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EVERYONE likes ice cream. You may prefer the basics or go for the fruity stuff… but everyone likes ice cream. Unfortunately, not everything in the “ice cream” aisle is actually what it says…

According to Mordor Intelligence, the United States Ice Cream Market size is estimated at $19.03 Billion (USD) in 2024 and is expected to reach $21.76 billion by 2029. Each American consumes an average of 20.8 liters of ice cream per year. That’s over 5 gallons per person! To meet this demand, U.S. ice cream makers produce an impressive 870 million gallons annually.

Before we go any further, it bears stating the obvious: NOBODY SHOULD EAT THAT MUCH ICE CREAM!

Napkin math says that’s about 160 servings per year… And when was the last time you saw someone eat 1/2 cup of ice cream? We only ask because that’s the actual serving size for most brands.

Nevertheless, when it comes to ice cream, there’s a clear distinction between real and fake. Real ice cream has simple, whole ingredients like milk, cream, sugar, and natural flavorings.

On the other hand, fake ice cream, often referred to as “frozen dessert” or “frozen dairy dessert” and touted as a “diet” option, is typically made with a variety of artificial ingredients and stabilizers, resulting in a longer list of additives compared to traditional ice cream. These substitutes are necessary in part to try to mimic the taste and texture of real ice cream.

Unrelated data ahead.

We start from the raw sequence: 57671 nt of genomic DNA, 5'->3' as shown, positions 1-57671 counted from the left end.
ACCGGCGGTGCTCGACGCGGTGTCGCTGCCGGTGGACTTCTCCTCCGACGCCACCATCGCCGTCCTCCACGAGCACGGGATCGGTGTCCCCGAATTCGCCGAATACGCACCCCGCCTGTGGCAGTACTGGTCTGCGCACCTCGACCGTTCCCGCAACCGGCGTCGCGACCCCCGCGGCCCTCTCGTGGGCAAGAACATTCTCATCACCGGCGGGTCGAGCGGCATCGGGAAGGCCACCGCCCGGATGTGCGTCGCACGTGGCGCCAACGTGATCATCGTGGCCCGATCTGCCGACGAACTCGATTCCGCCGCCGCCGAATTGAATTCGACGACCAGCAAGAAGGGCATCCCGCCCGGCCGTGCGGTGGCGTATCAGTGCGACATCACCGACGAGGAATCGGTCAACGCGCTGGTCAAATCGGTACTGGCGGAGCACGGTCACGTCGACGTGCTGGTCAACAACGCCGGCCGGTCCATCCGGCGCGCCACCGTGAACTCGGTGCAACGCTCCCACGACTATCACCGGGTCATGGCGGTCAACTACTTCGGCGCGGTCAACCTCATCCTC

In other words, a “frozen dairy dessert” may seem healthier with a lower calorie count or less fat, but it often contains artificial ingredients like sorbitol and artificial sweeteners such as sucralose and acesulfame K. While the FDA considers these safe, studies suggest likely affect the gut microbiome and metabolism, contradicting the goal of choosing a “diet” option.

The U.S. Food & Drug Administration states that a product can only be classified as ice cream if it meets the following criteria:

  • Contains at least 1.6 pounds of total solids to the gallon
  • Weighs no less than 4.5 pounds to the gallon
  • Contains no less than 20 percent total milk solids and no less than 10% milkfat solids, except when it contains milkfat at 1% increments above the 10% minimum.

If an item doesn’t meet these requirements, it cannot be labeled as ice cream. In addition to having different compositions, these frozen products can potentially vary in their nutritional content. If you’re interested in reading up on which brands are trying to fake you out and which are the best options for real ice cream, take a look here and here.

The best “diet” option is to skip it altogether or, at the very least, reduce your portion size. If you want something to satisfy the sweet tooth but with REAL nutritional value, give the smoothie recipes Dante & Tyler put together on Instagram! They’re full of protein, healthy fats, and real sugar from whole fruits.